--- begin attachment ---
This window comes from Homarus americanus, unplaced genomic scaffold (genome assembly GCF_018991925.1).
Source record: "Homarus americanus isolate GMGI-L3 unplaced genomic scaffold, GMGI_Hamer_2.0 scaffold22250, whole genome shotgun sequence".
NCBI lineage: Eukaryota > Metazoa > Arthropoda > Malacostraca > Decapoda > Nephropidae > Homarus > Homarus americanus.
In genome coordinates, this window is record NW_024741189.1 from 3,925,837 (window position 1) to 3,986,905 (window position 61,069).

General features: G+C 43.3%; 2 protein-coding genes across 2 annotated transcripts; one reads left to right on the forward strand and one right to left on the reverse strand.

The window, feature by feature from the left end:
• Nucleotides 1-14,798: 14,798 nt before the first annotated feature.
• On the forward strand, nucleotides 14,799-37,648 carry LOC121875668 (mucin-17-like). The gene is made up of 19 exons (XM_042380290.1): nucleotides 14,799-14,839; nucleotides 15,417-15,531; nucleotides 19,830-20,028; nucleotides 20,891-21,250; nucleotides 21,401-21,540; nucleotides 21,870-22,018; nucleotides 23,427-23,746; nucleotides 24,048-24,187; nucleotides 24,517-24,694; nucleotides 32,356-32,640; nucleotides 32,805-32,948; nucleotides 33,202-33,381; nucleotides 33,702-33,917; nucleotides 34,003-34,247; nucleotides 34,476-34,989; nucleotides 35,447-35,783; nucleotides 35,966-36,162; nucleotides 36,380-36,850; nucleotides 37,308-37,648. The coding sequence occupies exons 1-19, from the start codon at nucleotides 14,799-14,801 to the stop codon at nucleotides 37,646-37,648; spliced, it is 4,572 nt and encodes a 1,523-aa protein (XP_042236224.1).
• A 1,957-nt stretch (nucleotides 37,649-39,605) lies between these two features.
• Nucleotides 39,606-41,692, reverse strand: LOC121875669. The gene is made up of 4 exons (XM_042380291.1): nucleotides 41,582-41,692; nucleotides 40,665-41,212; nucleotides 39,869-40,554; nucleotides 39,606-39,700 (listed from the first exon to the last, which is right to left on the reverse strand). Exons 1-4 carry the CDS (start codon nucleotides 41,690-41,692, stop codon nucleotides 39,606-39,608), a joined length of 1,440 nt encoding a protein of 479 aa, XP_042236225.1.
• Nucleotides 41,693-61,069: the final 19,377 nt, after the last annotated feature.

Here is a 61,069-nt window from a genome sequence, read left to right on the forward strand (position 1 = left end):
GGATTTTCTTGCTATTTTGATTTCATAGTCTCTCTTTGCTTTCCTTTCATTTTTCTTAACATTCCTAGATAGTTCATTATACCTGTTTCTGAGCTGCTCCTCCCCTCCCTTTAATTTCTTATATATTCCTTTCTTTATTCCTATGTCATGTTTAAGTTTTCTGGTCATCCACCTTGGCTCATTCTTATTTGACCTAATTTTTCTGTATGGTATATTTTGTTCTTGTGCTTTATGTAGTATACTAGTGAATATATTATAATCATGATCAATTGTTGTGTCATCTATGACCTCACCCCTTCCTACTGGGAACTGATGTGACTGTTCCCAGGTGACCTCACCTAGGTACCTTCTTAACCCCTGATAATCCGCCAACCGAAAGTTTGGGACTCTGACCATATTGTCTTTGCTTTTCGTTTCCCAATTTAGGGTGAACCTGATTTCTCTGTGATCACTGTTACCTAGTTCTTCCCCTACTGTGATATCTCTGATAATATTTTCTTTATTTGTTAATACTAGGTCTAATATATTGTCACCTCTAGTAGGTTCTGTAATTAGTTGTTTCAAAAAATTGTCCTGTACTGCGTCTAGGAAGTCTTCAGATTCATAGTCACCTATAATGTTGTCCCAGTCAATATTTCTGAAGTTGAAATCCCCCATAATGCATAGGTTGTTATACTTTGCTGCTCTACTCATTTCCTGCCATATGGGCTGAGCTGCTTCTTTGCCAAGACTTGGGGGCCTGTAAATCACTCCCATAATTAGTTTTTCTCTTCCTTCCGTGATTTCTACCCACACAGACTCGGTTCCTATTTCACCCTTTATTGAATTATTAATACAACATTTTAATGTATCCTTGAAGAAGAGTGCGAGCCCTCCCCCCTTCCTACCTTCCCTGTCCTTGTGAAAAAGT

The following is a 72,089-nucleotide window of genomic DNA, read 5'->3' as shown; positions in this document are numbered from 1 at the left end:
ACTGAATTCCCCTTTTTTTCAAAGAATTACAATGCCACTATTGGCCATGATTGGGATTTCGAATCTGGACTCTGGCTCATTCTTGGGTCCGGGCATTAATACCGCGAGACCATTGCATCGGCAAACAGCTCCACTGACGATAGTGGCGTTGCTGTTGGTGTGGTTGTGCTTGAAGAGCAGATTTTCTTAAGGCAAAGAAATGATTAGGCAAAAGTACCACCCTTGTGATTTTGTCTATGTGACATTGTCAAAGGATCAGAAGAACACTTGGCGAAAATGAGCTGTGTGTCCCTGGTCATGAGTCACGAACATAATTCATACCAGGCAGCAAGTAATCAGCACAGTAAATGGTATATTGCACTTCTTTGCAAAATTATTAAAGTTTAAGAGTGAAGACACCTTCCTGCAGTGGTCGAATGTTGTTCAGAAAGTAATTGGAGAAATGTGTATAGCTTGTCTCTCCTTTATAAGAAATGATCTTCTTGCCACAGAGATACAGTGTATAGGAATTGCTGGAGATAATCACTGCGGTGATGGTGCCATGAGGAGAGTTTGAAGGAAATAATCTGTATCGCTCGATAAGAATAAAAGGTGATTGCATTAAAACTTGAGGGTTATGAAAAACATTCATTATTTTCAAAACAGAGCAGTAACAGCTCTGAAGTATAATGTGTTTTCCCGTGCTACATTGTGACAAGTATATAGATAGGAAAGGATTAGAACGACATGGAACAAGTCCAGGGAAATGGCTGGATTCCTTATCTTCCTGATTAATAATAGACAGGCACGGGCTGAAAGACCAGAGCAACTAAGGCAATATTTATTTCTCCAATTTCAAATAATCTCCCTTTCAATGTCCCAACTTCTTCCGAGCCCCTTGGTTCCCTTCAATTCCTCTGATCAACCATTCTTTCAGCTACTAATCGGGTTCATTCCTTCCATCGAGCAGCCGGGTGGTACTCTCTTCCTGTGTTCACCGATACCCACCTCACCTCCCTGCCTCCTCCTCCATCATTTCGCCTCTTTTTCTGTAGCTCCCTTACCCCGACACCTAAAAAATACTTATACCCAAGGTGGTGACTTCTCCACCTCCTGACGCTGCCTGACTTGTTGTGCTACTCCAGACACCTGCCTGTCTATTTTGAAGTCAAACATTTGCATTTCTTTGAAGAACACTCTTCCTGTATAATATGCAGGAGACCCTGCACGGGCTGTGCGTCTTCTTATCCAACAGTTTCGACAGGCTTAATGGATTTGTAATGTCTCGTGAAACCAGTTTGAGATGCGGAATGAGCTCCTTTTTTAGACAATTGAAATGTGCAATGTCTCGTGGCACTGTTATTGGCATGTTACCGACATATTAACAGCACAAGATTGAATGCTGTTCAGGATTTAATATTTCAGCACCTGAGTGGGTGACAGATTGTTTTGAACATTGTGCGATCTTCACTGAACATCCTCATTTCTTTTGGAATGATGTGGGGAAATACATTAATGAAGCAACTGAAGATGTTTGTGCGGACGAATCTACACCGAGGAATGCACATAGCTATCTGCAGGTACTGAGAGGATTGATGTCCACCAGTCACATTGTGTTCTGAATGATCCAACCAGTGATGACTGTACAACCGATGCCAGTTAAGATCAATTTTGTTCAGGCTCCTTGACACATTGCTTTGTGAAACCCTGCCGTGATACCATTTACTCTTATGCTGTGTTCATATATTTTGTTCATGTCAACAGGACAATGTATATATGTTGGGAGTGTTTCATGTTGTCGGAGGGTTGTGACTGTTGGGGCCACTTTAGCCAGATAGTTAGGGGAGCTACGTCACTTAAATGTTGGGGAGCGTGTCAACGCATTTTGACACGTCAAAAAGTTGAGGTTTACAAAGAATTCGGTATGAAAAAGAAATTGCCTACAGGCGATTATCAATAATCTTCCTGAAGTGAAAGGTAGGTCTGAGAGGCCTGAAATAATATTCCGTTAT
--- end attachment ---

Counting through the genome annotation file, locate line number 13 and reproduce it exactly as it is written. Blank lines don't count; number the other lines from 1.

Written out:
GGATTTTCTTGCTATTTTGATTTCATAGTCTCTCTTTGCTTTCCTTTCATTTTTCTTAACATTCCTAGATAGTTCATTATACCTGTTTCTGAGCTGCTCCTCCCCTCCCTTTAATTTCTTATATATTCCTTTCTTTATTCCTATGTCATGTTTAAGTTTTCTGGTCATCCACCTTGGCTCATTCTTATTTGACCTAATTTTTCTGTATGGTATATTTTGTTCTTGTGCTTTATGTAGTATACTAGTGAATATATTATAATCATGATCAATTGTTGTGTCATCTATGACCTCACCCCTTCCTACTGGGAACTGATGTGACTGTTCCCAGGTGACCTCACCTAGGTACCTTCTTAACCCCTGATAATCCGCCAACCGAAAGTTTGGGACTCTGACCATATTGTCTTTGCTTTTCGTTTCCCAATTTAGGGTGAACCTGATTTCTCTGTGATCACTGTTACCTAGTTCTTCCCCTACTGTGATATCTCTGATAATATTTTCTTTATTTGTTAATACTAGGTCTAATATATTGTCACCTCTAGTAGGTTCTGTAATTAGTTGTTTCAAAAAATTGTCCTGTACTGCGTCTAGGAAGTCTTCAGATTCATAGTCACCTATAATGTTGTCCCAGTCAATATTTCTGAAGTTGAAATCCCCCATAATGCATAGGTTGTTATACTTTGCTGCTCTACTCATTTCCTGCCATATGGGCTGAGCTGCTTCTTTGCCAAGACTTGGGGGCCTGTAAATCACTCCCATAATTAGTTTTTCTCTTCCTTCCGTGATTTCTACCCACACAGACTCGGTTCCTATTTCACCCTTTATTGAATTATTAATACAACATTTTAATGTATCCTTGAAGAAGAGTGCGAGCCCTCCCCCCTTCCTACCTTCCCTGTCCTTGTGAAAAAGT